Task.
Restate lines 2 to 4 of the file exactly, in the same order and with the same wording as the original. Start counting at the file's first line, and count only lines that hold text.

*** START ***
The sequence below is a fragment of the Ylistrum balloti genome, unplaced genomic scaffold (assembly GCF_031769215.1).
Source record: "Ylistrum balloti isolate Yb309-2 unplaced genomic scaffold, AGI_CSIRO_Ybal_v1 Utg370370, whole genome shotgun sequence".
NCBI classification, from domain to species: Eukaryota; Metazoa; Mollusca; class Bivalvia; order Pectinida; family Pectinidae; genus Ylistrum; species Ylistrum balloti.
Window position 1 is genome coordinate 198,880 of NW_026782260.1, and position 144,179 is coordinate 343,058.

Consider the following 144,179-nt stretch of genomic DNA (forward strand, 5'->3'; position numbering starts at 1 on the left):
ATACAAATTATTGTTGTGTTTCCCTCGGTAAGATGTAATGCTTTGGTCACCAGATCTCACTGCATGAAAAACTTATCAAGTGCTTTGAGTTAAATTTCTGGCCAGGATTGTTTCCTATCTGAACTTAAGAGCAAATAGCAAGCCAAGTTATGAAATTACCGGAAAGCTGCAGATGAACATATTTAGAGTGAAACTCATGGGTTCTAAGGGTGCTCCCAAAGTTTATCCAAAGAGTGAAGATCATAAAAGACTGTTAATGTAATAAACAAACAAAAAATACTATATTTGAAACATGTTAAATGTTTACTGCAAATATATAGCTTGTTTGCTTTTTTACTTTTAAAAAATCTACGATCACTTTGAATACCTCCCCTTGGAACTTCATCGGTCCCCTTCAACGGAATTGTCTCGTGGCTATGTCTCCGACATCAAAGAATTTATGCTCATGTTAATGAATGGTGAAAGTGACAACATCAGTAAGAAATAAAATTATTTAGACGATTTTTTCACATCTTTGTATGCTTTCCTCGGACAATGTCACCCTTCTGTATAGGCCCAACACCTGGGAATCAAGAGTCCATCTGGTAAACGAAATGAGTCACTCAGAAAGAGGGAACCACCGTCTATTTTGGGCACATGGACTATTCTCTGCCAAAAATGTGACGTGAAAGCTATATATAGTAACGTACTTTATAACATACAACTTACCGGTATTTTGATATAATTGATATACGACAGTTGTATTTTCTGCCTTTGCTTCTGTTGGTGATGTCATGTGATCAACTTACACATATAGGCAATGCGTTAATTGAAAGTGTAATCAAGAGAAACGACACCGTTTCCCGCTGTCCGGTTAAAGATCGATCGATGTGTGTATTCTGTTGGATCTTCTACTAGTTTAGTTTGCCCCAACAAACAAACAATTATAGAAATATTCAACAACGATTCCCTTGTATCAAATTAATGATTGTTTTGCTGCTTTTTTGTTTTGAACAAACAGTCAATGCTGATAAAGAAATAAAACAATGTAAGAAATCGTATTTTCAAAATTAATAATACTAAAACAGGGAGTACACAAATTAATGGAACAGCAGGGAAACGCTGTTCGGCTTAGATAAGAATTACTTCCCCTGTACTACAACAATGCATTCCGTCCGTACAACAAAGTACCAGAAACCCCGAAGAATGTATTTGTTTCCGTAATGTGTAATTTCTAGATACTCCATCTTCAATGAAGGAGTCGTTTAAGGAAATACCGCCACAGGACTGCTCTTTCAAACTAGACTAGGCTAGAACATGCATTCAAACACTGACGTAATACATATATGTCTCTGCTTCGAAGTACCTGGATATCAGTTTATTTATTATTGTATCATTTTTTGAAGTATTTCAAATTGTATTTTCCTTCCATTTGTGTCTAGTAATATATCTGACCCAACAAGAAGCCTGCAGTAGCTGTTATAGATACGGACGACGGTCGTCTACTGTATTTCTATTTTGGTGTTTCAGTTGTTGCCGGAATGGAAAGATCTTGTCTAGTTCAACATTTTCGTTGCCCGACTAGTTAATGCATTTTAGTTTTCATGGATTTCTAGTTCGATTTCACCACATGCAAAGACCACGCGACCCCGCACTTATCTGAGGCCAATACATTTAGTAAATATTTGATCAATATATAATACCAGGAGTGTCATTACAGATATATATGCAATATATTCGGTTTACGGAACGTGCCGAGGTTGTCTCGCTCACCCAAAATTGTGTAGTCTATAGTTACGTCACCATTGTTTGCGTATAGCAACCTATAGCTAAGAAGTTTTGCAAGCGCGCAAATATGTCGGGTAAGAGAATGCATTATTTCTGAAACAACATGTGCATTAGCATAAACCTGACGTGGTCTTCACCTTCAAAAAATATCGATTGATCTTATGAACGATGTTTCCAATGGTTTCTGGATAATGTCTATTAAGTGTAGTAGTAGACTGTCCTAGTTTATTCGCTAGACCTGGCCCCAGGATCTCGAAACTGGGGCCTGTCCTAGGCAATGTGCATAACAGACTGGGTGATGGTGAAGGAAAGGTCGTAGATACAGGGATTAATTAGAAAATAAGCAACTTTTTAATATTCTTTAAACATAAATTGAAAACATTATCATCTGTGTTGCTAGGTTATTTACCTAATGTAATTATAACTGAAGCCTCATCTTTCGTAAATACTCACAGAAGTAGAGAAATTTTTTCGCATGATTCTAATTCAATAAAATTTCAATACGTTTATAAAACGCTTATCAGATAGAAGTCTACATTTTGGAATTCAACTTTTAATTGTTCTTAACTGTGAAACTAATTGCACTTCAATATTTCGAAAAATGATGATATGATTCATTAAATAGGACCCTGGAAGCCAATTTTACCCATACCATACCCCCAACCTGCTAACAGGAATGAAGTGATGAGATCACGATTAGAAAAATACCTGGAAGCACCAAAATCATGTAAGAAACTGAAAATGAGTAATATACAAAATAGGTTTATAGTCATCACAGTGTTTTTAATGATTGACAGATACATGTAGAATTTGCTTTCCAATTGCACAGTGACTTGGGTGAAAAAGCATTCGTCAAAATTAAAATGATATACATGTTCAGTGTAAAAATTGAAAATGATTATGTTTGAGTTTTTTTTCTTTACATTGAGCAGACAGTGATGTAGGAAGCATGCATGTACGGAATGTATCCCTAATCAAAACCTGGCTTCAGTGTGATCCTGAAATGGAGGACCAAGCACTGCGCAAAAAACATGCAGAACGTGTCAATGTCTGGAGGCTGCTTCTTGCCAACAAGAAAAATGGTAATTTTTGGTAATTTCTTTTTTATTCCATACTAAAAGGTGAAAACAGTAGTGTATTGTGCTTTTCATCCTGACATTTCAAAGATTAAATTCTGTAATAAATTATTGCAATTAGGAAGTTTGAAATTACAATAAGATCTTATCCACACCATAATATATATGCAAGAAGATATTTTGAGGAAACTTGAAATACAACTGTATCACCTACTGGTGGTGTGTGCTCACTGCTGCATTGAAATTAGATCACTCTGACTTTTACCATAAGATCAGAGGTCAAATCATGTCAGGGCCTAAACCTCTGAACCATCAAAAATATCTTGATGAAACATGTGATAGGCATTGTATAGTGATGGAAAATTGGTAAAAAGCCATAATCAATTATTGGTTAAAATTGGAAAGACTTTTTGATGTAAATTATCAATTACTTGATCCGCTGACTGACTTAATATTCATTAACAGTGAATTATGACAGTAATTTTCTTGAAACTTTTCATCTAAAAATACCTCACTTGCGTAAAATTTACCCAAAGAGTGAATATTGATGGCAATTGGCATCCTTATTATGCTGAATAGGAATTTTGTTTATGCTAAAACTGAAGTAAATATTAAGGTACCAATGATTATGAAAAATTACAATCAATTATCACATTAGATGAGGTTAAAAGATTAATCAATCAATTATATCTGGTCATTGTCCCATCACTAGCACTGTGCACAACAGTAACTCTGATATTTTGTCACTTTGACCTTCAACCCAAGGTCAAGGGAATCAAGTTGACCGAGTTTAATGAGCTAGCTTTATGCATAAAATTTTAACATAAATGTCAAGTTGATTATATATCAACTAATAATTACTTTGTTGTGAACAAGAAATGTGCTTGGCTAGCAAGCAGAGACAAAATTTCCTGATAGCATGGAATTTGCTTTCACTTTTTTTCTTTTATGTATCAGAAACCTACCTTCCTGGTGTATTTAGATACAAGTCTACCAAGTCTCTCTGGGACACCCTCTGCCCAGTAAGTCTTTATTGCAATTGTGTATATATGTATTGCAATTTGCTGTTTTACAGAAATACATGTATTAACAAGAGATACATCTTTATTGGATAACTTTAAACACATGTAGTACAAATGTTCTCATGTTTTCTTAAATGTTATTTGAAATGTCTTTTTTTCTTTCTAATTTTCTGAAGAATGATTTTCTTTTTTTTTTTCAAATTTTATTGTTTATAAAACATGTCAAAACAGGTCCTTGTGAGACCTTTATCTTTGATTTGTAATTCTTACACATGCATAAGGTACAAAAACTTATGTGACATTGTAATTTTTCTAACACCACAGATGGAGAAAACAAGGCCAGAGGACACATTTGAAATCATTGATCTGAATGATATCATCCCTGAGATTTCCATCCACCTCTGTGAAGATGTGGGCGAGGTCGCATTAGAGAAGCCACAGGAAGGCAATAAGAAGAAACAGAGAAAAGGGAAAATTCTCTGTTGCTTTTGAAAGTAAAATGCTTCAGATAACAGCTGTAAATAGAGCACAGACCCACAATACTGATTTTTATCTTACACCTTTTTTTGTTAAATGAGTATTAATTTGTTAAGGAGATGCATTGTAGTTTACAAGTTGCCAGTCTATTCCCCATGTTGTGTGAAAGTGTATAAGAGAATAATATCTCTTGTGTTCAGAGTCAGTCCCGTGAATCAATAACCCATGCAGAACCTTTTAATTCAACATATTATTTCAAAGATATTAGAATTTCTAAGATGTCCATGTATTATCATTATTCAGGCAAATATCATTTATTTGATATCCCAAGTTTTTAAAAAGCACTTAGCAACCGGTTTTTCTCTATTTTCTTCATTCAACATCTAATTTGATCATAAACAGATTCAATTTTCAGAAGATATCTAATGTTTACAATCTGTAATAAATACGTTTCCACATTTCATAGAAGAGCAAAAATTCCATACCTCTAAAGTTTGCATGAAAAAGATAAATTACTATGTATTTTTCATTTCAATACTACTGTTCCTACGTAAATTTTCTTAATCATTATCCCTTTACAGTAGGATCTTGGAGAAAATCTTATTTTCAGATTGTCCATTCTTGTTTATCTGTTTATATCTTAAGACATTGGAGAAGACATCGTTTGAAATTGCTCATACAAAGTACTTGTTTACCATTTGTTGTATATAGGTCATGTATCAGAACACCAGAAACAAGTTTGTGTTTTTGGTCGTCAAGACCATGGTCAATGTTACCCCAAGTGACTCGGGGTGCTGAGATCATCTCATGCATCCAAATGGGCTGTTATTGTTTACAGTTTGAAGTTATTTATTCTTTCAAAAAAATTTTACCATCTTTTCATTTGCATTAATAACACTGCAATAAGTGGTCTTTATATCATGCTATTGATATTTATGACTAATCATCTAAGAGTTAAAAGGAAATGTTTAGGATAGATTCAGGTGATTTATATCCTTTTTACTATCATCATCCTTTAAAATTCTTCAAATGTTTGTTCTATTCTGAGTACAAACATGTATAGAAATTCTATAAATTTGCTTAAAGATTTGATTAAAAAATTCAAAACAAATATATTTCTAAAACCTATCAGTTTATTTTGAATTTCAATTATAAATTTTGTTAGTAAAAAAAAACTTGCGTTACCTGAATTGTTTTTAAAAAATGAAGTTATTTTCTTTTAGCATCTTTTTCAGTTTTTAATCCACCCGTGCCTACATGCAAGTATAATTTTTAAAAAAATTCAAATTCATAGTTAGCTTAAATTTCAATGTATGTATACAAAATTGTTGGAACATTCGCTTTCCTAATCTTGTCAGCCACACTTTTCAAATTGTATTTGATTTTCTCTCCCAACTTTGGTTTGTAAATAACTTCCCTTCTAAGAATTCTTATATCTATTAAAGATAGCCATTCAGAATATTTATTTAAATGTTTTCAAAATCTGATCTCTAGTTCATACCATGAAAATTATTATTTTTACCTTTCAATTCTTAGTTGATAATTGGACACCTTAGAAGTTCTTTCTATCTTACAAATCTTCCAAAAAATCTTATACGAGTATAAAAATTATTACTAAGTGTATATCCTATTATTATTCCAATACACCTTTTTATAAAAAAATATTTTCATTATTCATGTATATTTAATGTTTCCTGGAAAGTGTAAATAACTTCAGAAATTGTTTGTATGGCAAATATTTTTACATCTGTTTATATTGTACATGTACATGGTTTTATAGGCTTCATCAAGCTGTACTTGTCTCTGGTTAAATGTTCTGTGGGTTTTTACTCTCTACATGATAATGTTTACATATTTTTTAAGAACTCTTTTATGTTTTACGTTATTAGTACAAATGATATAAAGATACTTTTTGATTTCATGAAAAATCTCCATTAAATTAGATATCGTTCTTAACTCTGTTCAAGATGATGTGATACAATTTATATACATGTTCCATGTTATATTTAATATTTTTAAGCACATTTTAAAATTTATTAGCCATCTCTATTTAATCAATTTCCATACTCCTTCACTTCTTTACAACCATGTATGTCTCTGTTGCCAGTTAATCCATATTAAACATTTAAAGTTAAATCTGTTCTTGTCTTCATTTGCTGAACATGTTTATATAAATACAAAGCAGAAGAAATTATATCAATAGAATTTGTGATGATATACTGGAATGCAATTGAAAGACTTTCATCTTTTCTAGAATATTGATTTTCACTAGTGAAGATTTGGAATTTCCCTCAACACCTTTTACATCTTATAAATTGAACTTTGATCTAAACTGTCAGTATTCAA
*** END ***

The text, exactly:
Source record: "Ylistrum balloti isolate Yb309-2 unplaced genomic scaffold, AGI_CSIRO_Ybal_v1 Utg370370, whole genome shotgun sequence".
NCBI classification, from domain to species: Eukaryota; Metazoa; Mollusca; class Bivalvia; order Pectinida; family Pectinidae; genus Ylistrum; species Ylistrum balloti.
Window position 1 is genome coordinate 198,880 of NW_026782260.1, and position 144,179 is coordinate 343,058.